Because a class defines its attributes and methods in one place and only allows access to certain attributes / methods outside of itself, this is called ‘encapsulation’. It is there to prevent one bit of code using an object in a way that it was not designed to do. There is another concept called ‘scope’ which is used both in functional and OO programming as a containment constraint. Thus in a function or method, only code within a given ‘scope’ can ‘see’ the variables / attributes defined within it.

When an object is created, called ‘instantiated’ then its ‘constructor’ helps to set the values of the attributes to make that object unique in some way. Just like the template for a pencil can make lots of pencils even if the type is different or a unique serial number needs to be added.

Moodle

Think of Moodle as a hybrid. It has both OO and functional code. So there are things that are defined globally and cannot be specialised and other things that can. That is why (at the current time of writing) a theme can ‘override’ the methods already defined in something like the course but not the login page.

Moodle also uses OO outside of the programmatic context. If we consider the course categories, courses, themes, activities and resources (the last two conceptually inheriting from the parent called a ‘module’).

There is also the concept of a ‘plugin’. So something that ‘adds’ to the configuration of Moodle that you start with – even though Moodle ships with its own ‘core’ plugins. Thus you can have additional course formats, like my Collapsed Topics or Foundation theme.

Because of this OO is needed to make Moodle work. So that one or more programmers can create, design and implement a plugin without the need to change the core code in order for it to work. The plugin is ‘encapsulated’ within itself.

Plugins can also be thought of as ‘Modules’, so the ‘M’. Thus what we then have are modular components that are designed and implemented in an object orientated way. As modules can contain one or more objects.

But why?

This all seems very complex and time consuming does it not? There must be reasons for this? Well, think of the consequences of not using OO both from a design and code implementation point of view:

  • Potentially harder to maintain and fix bugs.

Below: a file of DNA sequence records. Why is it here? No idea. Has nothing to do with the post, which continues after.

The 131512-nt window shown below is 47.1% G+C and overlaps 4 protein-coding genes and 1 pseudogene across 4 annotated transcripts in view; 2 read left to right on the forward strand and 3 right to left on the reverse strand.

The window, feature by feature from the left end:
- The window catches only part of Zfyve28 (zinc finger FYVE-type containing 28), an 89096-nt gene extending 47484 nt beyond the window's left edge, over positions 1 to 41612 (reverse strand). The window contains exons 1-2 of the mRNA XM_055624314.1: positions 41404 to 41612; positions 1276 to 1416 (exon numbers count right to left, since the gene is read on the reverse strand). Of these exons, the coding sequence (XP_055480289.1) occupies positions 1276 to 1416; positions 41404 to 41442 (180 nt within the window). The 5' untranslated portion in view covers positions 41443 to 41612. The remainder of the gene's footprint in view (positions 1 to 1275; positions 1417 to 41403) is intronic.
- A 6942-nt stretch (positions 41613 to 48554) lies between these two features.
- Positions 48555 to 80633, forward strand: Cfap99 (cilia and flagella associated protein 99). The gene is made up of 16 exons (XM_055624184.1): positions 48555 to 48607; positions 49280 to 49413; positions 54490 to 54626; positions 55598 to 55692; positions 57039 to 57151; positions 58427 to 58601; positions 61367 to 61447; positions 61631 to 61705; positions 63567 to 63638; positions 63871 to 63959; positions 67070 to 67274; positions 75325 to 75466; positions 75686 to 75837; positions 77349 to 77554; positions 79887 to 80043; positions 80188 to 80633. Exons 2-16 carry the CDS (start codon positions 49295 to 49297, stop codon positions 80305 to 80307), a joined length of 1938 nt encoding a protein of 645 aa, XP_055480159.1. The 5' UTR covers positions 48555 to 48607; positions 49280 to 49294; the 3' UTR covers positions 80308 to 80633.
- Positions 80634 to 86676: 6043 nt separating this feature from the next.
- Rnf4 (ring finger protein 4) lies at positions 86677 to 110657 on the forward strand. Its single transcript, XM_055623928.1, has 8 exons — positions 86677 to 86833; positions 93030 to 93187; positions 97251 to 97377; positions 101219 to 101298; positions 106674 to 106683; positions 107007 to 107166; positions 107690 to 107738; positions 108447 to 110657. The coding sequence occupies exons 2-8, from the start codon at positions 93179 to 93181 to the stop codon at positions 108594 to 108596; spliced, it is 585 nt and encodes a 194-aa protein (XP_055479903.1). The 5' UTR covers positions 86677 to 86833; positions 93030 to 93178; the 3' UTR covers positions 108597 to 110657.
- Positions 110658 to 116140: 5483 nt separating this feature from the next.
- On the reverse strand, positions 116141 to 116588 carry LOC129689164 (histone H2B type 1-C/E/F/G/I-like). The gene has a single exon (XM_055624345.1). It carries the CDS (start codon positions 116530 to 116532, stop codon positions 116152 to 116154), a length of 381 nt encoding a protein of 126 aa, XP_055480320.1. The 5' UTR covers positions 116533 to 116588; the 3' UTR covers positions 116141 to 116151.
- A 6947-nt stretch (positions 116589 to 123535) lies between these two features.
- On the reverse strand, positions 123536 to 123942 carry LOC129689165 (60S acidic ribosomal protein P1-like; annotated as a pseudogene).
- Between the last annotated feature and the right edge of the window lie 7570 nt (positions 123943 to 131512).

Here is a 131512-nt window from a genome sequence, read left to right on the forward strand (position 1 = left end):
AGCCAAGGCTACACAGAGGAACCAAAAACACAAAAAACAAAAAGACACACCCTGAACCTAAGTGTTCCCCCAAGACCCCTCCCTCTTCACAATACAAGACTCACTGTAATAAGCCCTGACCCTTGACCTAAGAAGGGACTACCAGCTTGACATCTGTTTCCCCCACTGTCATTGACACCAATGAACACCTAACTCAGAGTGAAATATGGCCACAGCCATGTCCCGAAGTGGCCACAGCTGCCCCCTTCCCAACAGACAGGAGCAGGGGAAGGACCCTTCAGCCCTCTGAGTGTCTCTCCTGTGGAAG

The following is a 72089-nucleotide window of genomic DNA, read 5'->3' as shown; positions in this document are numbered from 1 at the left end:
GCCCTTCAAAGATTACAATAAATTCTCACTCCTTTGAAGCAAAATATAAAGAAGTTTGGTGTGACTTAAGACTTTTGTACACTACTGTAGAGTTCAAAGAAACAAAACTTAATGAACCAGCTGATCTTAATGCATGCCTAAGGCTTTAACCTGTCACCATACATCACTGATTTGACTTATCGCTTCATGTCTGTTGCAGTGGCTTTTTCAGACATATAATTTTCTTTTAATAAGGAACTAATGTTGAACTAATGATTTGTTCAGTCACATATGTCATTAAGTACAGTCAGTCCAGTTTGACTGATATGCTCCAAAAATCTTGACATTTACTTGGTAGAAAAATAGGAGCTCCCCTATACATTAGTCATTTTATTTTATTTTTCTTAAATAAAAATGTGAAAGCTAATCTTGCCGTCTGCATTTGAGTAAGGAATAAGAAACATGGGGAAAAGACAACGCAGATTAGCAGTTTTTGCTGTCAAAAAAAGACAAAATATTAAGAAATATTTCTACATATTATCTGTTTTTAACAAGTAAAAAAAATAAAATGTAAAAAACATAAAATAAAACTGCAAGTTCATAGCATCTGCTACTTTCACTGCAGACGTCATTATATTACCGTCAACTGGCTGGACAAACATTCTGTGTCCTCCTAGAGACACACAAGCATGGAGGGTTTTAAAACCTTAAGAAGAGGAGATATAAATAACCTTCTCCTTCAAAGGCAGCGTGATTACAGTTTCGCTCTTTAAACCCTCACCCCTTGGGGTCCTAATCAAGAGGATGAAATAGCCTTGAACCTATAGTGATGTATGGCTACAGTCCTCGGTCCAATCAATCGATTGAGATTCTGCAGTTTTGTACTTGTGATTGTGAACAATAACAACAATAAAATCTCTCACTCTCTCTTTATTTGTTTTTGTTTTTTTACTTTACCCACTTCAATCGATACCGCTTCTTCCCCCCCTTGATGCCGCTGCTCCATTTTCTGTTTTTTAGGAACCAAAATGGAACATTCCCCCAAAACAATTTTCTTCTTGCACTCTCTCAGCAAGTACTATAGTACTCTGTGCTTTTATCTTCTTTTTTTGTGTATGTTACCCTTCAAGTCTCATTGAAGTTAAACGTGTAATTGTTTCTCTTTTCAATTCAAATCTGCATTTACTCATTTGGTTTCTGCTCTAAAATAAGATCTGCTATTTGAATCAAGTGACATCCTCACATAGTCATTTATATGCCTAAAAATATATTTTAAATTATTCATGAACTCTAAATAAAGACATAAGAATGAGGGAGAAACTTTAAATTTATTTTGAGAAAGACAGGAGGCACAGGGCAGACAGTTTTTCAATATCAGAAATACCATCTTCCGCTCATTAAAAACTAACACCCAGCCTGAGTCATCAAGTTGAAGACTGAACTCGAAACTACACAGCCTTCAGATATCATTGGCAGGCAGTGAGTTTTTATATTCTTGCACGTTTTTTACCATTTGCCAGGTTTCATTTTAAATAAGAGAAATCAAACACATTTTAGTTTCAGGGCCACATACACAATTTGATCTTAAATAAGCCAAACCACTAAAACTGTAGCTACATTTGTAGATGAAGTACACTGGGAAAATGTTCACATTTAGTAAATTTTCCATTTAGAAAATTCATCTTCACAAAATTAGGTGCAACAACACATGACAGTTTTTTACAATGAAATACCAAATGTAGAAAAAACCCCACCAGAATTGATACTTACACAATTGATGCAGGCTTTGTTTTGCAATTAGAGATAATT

• Difficult for someone else to add in their idea without changing and potentially breaking the code of others.
  • Difficult to translate what actually inherently is an object. So things like a ‘course’, ‘category’ and ‘user’ are conceptually ‘objects’. How else could you envisage them?

Therefore, is it even possible to create and implement a eLearning environment without thinking in an object orientated fashion?

Conclusion

I hope that this post sheds some light on the meaning of a third of the acronym that Moodle is.

Now look around you, what can you perceive? Is the world now just full of objects that have properties and functionality? And that there is a relationship between those objects. And that is why OO as a computing methodology exists, to model the real world in the virtual and thus provide a connected link between the two. If the virtual replicates the real then it should be more understandable to you.

Gareth Barnard

Developer at HRDNZ
Gareth is a developer of numerous Moodle Themes including Essential (the most popular Moodle Theme ever), Shoelace, and other modules such as course formats.
Gareth Barnard

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Gareth Barnard

Gareth is a developer of numerous Moodle Themes including Essential (the most popular Moodle Theme ever), Shoelace, and other modules such as course formats.

One thought on “The ‘OO’ in Moodle

  • 16th November 2019 at 2:57 pm
    Permalink

    Awesome post Gareth !
    As a person with only rudimentary programming skills this type of article helps me see into the minds of developers more clearly.
    Although that may in fact be a scary place to look! lol
    And you did make me laugh … pencils being used as “small tent poles for your Hamster.” – classic !

    Reply